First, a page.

• Nadiya Bakes, British baking doc. She's irresistably perky but much of what she bakes we can't eat.
  • Taco Chronicles, food doc (en español). This was wonderful.
  • Black Lightning, superhero. Really well done but didn't stick for us.
  • Lupin (en français), heist. Honestly just watch Volume 1 and imagine they capped it off rather than put in the final twist. Omar Sy is great tho.
  • Luna Nera, fantasy (Italian). Didn't stick either, a bit grating at times.
  • Raja, Rasoi aur Anya Kahaniyan (India), food doc. Season 1 is a wonderful tour of the different regions of India, their cuisines, and how the various ruling classes affected what people eat.
  • School Nurse Files (Korean), fantasy/horror. Didn't stick.
  • Midnight Diner / Tokyo Stories, short stories in Japan. This is pretty good stuff in general, though some episodes are uneven.
  • Umbrella Academy, superhero. We choose to believe that everyone dies at the end of Season 1, and are glad there won't be any more.
  • The Good Place. Oh fuck yes.
  • Stranger Things. This is pretty good!
  • Food Wars, anime. We bailed, it was kinda boring.
  • Street Food, doc. This series is very good.
  • Korean Pork Belly Rhapsody, doc. Two episode series, quite interesting.

Well that's what Netflix said we watched in 2021.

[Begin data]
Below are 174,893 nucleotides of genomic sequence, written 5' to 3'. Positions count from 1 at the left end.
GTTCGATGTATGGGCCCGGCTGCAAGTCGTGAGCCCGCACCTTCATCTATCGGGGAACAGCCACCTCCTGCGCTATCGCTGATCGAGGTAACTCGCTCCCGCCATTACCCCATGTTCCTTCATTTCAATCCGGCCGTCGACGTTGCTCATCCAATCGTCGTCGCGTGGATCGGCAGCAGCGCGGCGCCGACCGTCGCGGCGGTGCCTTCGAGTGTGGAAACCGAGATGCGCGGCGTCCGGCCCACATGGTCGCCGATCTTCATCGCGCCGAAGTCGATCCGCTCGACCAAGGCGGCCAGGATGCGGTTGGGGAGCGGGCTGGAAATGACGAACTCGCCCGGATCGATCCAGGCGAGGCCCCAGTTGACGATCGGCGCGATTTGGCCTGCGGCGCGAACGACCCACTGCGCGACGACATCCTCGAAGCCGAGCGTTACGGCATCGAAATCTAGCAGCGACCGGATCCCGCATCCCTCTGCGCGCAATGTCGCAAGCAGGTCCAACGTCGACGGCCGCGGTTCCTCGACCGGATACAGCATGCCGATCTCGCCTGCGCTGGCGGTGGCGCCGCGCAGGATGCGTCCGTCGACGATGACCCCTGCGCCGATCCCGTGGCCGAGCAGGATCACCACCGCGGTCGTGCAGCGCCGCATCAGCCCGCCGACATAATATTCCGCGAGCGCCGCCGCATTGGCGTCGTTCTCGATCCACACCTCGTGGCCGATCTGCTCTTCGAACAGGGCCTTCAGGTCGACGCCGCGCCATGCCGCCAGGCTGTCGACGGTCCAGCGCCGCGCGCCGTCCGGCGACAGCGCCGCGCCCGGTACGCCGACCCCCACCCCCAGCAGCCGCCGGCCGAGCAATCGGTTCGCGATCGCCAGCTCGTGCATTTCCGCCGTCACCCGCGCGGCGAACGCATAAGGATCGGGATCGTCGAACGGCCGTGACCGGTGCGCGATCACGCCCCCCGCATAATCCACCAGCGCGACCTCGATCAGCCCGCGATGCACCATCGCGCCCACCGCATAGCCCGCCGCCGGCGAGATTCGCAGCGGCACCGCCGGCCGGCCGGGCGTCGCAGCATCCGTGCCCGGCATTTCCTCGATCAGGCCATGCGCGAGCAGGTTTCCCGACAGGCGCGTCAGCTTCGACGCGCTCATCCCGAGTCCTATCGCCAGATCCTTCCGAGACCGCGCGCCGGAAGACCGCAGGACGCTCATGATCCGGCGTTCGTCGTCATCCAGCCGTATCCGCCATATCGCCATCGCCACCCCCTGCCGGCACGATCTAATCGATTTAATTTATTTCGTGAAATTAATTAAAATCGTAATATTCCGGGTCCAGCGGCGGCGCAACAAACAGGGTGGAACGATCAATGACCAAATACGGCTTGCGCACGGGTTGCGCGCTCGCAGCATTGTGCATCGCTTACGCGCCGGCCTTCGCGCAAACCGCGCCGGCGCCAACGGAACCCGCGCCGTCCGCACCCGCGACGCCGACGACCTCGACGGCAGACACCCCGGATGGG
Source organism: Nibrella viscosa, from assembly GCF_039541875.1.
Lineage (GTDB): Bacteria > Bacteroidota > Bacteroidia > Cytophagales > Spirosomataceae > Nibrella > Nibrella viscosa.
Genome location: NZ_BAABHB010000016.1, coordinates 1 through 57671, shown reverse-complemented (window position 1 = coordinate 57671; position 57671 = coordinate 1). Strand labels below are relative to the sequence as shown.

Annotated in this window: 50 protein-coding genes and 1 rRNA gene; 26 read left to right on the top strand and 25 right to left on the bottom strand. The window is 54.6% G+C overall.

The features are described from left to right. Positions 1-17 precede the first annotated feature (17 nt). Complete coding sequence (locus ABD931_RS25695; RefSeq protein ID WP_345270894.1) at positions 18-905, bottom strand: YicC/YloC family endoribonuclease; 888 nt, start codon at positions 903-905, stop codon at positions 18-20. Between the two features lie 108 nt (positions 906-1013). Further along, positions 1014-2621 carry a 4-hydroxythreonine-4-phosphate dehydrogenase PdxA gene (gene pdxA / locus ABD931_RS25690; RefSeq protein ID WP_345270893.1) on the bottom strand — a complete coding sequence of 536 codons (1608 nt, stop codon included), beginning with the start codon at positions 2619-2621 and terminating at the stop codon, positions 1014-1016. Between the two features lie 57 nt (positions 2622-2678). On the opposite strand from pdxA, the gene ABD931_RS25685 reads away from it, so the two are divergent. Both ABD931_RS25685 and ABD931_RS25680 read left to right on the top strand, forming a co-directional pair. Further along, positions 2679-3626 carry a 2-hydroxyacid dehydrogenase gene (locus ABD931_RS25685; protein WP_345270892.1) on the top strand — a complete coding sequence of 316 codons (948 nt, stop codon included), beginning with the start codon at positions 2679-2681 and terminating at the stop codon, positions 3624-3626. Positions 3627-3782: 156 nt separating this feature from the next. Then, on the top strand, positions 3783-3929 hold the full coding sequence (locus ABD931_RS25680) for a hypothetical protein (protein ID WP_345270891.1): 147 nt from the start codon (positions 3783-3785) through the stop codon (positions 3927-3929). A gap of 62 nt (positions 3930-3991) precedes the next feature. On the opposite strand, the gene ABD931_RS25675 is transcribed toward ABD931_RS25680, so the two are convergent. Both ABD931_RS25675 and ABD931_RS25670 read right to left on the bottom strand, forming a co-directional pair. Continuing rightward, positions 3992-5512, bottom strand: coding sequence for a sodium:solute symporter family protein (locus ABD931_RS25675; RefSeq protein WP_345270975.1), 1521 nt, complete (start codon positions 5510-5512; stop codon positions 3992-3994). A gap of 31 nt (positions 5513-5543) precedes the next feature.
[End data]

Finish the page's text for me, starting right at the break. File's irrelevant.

I really want to see Ted Lasso but really don't want to deal with Apple TV...

My brother swears by Stranger Things and even tried to get the Chipmunks to watch it. It just doesn't hit with me, for some reason.

I remember watching the pilot of DS9 when it very first aired! It (and the series) felt so groundbreaking at the time. Now it seems as clunky as Next Generation to me, though I still like it best of the older stuff, over NG and even Voyager. I've lovedLovedLOVED the new Discovery and can't wait for a new season. LOVE. (And Paramount+ is cheap, which is nice.)

Is there something I'm missing in The Good Place? I mean, I get that it's clever, but I ... I don't know. It just feels like endless sketch comedy but not far enough off the rails to make me laugh? Maybe it's because I have no attachment to a Judeo-Christian moral universe, so subverting that universe also doesn't interest me much? I wish I knew! I feel as though everyone else is enjoying a joke that I just don't get. lol